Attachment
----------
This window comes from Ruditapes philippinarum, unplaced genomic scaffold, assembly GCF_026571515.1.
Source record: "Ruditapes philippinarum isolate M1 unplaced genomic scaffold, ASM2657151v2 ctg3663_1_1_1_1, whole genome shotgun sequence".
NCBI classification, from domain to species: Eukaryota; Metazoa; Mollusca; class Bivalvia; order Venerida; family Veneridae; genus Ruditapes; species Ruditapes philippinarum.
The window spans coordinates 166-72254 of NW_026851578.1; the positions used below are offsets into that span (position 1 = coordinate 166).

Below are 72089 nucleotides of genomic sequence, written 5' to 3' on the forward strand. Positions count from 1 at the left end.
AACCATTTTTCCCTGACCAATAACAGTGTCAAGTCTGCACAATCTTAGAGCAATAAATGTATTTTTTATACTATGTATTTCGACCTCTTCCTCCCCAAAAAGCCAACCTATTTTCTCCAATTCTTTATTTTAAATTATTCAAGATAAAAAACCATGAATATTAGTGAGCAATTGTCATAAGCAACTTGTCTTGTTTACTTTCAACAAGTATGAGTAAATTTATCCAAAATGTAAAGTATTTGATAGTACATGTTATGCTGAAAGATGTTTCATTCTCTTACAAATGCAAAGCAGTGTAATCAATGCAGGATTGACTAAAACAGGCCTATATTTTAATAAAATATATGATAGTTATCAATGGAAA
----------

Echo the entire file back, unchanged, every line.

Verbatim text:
This window comes from Ruditapes philippinarum, unplaced genomic scaffold, assembly GCF_026571515.1.
Source record: "Ruditapes philippinarum isolate M1 unplaced genomic scaffold, ASM2657151v2 ctg3663_1_1_1_1, whole genome shotgun sequence".
NCBI classification, from domain to species: Eukaryota; Metazoa; Mollusca; class Bivalvia; order Venerida; family Veneridae; genus Ruditapes; species Ruditapes philippinarum.
The window spans coordinates 166-72254 of NW_026851578.1; the positions used below are offsets into that span (position 1 = coordinate 166).

Below are 72089 nucleotides of genomic sequence, written 5' to 3' on the forward strand. Positions count from 1 at the left end.
AACCATTTTTCCCTGACCAATAACAGTGTCAAGTCTGCACAATCTTAGAGCAATAAATGTATTTTTTATACTATGTATTTCGACCTCTTCCTCCCCAAAAAGCCAACCTATTTTCTCCAATTCTTTATTTTAAATTATTCAAGATAAAAAACCATGAATATTAGTGAGCAATTGTCATAAGCAACTTGTCTTGTTTACTTTCAACAAGTATGAGTAAATTTATCCAAAATGTAAAGTATTTGATAGTACATGTTATGCTGAAAGATGTTTCATTCTCTTACAAATGCAAAGCAGTGTAATCAATGCAGGATTGACTAAAACAGGCCTATATTTTAATAAAATATATGATAGTTATCAATGGAAA